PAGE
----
"When Martina was pregnant, we worried about Malikai being born autistic." Malakai is 4 now and shows no sign of having autism or Asperger's. "We’re planning on having him tested anyway, just to be sure. We want to make sure he has everything he needs to be successful in life, whatever that looks like."
How did you feel about becoming a dad? I didn’t believe it. We took several pregnancy tests. I got excited after we confirmed the pregnancy.
What was it like after you bought the baby home? It was difficult at first. I had a lot to learn. My sister Darinda gave us a lot of help.
"I miss my son. I don’t get to see him like I want to. I want to be like the Bill Cosby or Carl Winslow kind of dad, the kind of a dad that writes messages on post-it-notes and puts them in his lunch box. I want to be super goofy with him. I plan on recording video messages and sending them every month so he can know how much he means to me. For now, my mom and sister get to speak with him often.
"Malakai’s mom and I don’t believe in spanking. She’s raising him to be respectful without spankings.
"Even though Malakai’s mom and I aren’t speaking right now. I know if she ever needs me, I will be there. She will always be family, and she will never have to worry about being hungry or homeless."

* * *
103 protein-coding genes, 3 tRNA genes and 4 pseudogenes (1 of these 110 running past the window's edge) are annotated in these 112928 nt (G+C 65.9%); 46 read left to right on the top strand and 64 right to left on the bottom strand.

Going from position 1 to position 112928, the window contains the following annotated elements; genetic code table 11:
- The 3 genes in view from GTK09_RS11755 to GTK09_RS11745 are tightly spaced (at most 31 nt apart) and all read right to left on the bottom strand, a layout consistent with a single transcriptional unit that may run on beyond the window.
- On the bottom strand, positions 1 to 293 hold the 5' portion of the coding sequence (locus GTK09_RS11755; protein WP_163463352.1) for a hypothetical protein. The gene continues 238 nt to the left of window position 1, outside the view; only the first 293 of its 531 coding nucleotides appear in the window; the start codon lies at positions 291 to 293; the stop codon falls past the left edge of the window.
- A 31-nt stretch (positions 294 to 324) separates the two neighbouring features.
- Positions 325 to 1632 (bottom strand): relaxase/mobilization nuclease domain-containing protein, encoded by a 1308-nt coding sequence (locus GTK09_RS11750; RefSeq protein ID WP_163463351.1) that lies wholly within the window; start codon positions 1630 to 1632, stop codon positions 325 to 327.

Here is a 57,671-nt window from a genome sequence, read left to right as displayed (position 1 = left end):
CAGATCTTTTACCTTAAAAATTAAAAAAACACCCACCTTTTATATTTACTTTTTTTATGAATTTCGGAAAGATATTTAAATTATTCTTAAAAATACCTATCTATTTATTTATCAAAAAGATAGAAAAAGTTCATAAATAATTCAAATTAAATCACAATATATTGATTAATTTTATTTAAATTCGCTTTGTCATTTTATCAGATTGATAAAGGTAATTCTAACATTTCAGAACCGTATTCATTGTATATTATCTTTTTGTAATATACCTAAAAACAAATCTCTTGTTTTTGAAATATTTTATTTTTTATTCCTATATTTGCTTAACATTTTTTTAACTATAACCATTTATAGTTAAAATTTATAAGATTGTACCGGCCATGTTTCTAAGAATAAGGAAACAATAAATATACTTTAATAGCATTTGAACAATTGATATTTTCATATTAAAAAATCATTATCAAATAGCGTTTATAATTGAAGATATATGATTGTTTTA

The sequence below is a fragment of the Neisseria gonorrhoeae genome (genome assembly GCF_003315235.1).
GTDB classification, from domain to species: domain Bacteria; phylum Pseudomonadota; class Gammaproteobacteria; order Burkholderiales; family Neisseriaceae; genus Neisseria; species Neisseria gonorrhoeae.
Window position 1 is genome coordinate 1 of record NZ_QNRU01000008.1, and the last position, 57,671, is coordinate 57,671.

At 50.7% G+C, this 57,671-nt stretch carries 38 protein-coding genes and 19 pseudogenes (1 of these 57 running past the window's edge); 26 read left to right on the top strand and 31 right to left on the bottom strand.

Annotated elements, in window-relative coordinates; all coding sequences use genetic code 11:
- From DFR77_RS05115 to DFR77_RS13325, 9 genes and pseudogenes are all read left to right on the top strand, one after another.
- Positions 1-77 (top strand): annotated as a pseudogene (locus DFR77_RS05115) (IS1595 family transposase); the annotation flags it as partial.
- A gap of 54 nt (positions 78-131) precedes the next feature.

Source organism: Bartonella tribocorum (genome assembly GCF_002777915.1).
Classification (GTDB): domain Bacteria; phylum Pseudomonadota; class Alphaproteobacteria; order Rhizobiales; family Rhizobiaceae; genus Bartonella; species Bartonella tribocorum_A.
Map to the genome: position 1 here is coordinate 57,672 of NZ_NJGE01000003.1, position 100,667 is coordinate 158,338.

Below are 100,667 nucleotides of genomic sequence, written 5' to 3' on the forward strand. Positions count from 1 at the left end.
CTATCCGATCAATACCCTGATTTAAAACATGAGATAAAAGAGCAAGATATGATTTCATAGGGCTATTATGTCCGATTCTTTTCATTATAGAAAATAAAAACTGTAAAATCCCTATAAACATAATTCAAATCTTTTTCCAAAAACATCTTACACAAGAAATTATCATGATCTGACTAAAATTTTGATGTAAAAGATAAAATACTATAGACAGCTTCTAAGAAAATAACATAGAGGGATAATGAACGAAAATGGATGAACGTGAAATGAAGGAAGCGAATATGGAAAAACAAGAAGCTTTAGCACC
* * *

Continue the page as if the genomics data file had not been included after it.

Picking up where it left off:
Malakai, like his dad, loves music. It was one of the few things that kept him calm as a baby. Malakai is proving to be musically gifted, and he loves to sing. His favorite song is Shake the Devil Off by Dorothy Norwood. Marcus swears, Malakai sounds just like Mike Tyson when he sings.
Do you have any words of wisdom for other dads? Parenting doesn’t come with an instruction manual. Continue praying, and have a circle of support. You have to have a good circle. You have to have family and friends around that won’t let you suffer fear and depression. You are not going to know everything at first. You have to take it one day at a time.
Marcus gives hope to other autistic dads who wonder if they can be good parents.
“Who asked you to reimburse me for love?”